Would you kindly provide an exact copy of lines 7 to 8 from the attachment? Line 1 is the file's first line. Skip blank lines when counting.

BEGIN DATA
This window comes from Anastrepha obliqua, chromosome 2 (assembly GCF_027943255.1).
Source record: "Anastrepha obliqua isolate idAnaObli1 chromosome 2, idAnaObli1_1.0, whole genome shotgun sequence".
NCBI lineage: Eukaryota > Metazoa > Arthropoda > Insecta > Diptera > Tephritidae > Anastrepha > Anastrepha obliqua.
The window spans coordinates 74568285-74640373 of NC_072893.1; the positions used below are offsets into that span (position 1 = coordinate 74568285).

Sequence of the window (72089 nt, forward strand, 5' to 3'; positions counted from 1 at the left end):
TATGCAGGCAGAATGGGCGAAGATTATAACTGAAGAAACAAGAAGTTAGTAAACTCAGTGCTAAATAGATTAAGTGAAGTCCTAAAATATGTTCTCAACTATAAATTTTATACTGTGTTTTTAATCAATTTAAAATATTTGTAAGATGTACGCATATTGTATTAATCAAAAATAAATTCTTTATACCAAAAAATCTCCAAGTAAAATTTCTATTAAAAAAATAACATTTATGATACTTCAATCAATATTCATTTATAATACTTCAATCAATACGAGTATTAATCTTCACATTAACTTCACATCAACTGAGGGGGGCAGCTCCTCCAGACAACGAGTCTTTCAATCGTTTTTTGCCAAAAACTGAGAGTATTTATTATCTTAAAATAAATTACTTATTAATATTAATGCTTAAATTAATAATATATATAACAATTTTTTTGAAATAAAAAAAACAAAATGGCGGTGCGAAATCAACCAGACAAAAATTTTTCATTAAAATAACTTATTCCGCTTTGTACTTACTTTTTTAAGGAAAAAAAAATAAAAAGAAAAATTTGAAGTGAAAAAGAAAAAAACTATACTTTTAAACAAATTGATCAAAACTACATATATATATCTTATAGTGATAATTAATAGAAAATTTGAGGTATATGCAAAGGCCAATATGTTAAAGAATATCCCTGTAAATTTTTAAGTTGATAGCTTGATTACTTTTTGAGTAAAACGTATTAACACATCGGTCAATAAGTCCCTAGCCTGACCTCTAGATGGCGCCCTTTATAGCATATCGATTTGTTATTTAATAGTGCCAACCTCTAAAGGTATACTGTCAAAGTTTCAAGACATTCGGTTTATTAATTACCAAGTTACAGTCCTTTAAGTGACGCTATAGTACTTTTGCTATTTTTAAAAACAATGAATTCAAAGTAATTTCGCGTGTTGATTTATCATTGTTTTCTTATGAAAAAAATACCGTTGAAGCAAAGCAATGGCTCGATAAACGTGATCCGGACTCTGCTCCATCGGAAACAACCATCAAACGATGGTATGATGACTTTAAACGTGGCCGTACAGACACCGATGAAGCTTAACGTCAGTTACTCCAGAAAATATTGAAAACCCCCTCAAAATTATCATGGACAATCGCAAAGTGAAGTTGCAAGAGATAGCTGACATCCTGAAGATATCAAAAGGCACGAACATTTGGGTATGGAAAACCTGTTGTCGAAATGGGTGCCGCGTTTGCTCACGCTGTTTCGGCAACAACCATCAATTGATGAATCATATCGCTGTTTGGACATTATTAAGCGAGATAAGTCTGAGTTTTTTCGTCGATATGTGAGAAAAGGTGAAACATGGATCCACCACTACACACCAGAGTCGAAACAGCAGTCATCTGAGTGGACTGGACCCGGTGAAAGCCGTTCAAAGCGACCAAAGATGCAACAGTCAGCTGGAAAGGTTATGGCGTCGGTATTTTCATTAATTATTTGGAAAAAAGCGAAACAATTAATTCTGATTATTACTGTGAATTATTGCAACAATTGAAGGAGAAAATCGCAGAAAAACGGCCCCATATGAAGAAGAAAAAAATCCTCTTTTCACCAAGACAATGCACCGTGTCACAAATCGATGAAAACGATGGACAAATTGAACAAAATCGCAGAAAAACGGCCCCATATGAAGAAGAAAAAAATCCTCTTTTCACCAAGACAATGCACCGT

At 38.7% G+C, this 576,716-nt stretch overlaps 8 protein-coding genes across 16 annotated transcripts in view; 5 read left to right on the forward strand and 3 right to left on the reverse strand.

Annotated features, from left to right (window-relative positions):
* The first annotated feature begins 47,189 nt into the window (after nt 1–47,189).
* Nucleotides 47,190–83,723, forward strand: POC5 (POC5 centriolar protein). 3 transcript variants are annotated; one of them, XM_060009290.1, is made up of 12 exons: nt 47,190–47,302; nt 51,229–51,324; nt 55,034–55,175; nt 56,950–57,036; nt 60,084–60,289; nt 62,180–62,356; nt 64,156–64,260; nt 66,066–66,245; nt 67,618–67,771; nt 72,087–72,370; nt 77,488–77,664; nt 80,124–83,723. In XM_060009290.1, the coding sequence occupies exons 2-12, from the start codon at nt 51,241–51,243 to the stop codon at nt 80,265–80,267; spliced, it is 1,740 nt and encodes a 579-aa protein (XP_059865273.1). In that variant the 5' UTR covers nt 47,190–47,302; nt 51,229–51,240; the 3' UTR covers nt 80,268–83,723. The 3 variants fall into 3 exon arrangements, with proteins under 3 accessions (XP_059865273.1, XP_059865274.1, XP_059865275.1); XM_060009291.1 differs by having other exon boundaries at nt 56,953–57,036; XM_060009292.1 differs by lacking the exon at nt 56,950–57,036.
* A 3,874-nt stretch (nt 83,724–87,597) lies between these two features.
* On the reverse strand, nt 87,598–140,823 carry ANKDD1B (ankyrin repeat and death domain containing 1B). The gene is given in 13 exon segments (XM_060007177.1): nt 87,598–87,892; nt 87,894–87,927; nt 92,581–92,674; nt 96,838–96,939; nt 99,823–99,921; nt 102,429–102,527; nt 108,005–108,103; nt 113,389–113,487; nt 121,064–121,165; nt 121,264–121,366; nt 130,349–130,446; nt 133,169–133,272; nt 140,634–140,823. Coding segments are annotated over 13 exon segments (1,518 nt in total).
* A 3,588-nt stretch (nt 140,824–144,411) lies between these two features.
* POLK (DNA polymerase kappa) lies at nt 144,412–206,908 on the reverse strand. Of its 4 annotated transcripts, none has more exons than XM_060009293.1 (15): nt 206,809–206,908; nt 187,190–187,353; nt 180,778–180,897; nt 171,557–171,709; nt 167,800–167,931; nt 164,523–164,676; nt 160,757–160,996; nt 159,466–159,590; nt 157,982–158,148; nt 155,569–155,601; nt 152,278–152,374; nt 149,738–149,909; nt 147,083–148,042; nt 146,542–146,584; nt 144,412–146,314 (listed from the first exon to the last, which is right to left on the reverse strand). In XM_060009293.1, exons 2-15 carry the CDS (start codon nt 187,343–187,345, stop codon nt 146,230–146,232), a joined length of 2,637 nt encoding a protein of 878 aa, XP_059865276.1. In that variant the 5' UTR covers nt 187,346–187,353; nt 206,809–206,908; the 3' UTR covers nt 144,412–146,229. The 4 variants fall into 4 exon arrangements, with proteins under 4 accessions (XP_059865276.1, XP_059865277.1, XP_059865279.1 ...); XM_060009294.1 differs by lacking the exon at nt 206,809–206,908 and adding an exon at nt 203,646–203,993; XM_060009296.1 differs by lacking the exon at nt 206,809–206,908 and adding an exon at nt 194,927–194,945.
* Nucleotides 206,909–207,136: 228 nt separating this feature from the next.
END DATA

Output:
At 38.7% G+C, this 576,716-nt stretch overlaps 8 protein-coding genes across 16 annotated transcripts in view; 5 read left to right on the forward strand and 3 right to left on the reverse strand.

Annotated features, from left to right (window-relative positions):